About 11 in every 100 adverse reactions occurred in people between the ages of 5 and 19. Across the United States, that would translate to more than 2,500 ER visits every year by kids and teens. Another 28 out of every 100 adverse events occurred in young adults, aged 20 to 34. That would translate to nearly 6,500 more ER visits yearly. Heart symptoms, such as chest pain and heart palpitations, were the most common effects among young adults.
Not all supplements equally risky
More than half of all side effects that sent people under age 35 to the hospital came from two types of supplements: weight-loss aids and energy boosters.
Weight-loss products come in many forms. They include pills, bars, liquids and powdered-drink mixes. There is no standard formula that all brands share. There also is no consistent list of safe ingredients.
One popular brand of these products, Hydroxycut, includes supplements containing plant-based stimulants such as green-coffee-bean extract and caffeine. Those chemicals can rev up the body’s metabolism — how fast it burns energy. Burn enough and people should lose weight.
But in 2009, FDA ordered Hydroxycut to recall many of its products. Their use had been linked to 23 cases of liver damage. In one case, a 19-year-old boy died.
In a 2013 survey of U.S. high school students, the CDC found that more than 6 out of every 100 high school girls reported taking diet aids without first talking to a doctor. If that trend holds nationally, it would equal roughly 500,000 adolescent girls.
Ruth Milanaik is a pediatrician at Cohen Children’s Medical Center in Lake Success, N.Y. She worries about how diet aids affect teenage bodies. For example, she says Hydroxycut “raises your core body temperature to speed up your metabolism. But teens are growing fast already,” she notes. “So making your system run faster can be harmful.”
The company that makes these diet aids says its products are now safe. Still, the products’ labels say these supplements should not be used by anyone under age 18.
Energy supplements also can contain a broad mix of ingredients. These can include caffeine, herbs that produce caffeine-like effects, vitamins and enzymes that are already in our bodies. Some also contain a lot of sugar, especially drinks and those supplements that come in the form of a snack bar.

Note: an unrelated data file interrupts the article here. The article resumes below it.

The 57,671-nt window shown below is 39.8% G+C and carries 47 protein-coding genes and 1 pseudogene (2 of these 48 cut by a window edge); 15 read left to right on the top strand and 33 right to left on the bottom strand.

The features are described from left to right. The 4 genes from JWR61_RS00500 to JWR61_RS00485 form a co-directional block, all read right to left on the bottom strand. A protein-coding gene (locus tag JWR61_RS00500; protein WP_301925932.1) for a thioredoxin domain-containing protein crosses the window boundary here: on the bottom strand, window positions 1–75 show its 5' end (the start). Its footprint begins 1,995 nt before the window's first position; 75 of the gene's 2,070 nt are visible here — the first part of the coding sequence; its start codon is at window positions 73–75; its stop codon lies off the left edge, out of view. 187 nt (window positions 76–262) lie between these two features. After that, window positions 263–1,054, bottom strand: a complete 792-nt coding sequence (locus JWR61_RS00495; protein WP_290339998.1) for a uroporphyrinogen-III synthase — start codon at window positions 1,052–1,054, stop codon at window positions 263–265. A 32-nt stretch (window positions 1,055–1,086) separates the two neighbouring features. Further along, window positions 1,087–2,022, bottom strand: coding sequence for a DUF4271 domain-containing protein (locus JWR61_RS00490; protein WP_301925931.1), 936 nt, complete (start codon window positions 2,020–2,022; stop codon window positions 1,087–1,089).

Some users have complained to the FDA about problems they claim such energy supplements have caused them. Common symptoms include chest pain, the feeling of a racing heart and dizziness. In 2013, the American Medical Association called for a ban on advertising energy drinks to people under age 18 if those products contain “massive and excessive amounts of caffeine.”
These products likely contain stimulants, says the CDC’s Geller. “Symptoms like heart racing and chest pain are very similar to what you see in kids who have taken too much caffeine or … Ritalin.” That last drug, he notes, is a powerful stimulant used to treat ADHD (attention-deficit hyperactivity disorder).
Pediatricians also worry about body-building supplements. These products promise to help users build muscle. That’s a common goal among teens who play sports, especially games where size is important, such as football.
One of the most popular sports supplements is creatine (KREE-uh-teen). The body already produces some creatine. In muscles, the compound helps produce a chemical called ATP, or adenosine triphosphate (Ah-DEN-oh-seen Try-FOS-fate). ATP carries and releases chemical energy that the body uses for many tasks. One example: ATP provides the energy to power muscle contractions during activities such as lifting weights.
“The more muscle your body has, the more creatine it makes,” says Milanaik. “But if you don’t have a lot of muscle mass yet and you take creatine, your body will try to get rid of it.” It would excrete the chemical as a waste. And in the process, she says, “That could damage your liver or kidneys.”
Milanaik led three recent studies in which college students posed as 15-year-olds. They called hundreds of health-food stores and pretended to shop for supplements. Girls asked about weight-loss supplements, including Hydroxycut. Boys said they were looking for creatine and products containing the hormone testosterone, which also supports muscle growth.
None of these products are recommended for users under age 18. But many sales clerks recommended them, or were willing to sell them to 15-year-olds, when the callers asked. These studies will be submitted to medical journals within the next few months.
“It’s a lesson that teens need to do their own research,” Milanaik now says. “Warning labels are there for a reason. Just because something comes from a vitamin shop or health food store doesn’t mean it’s good for you.”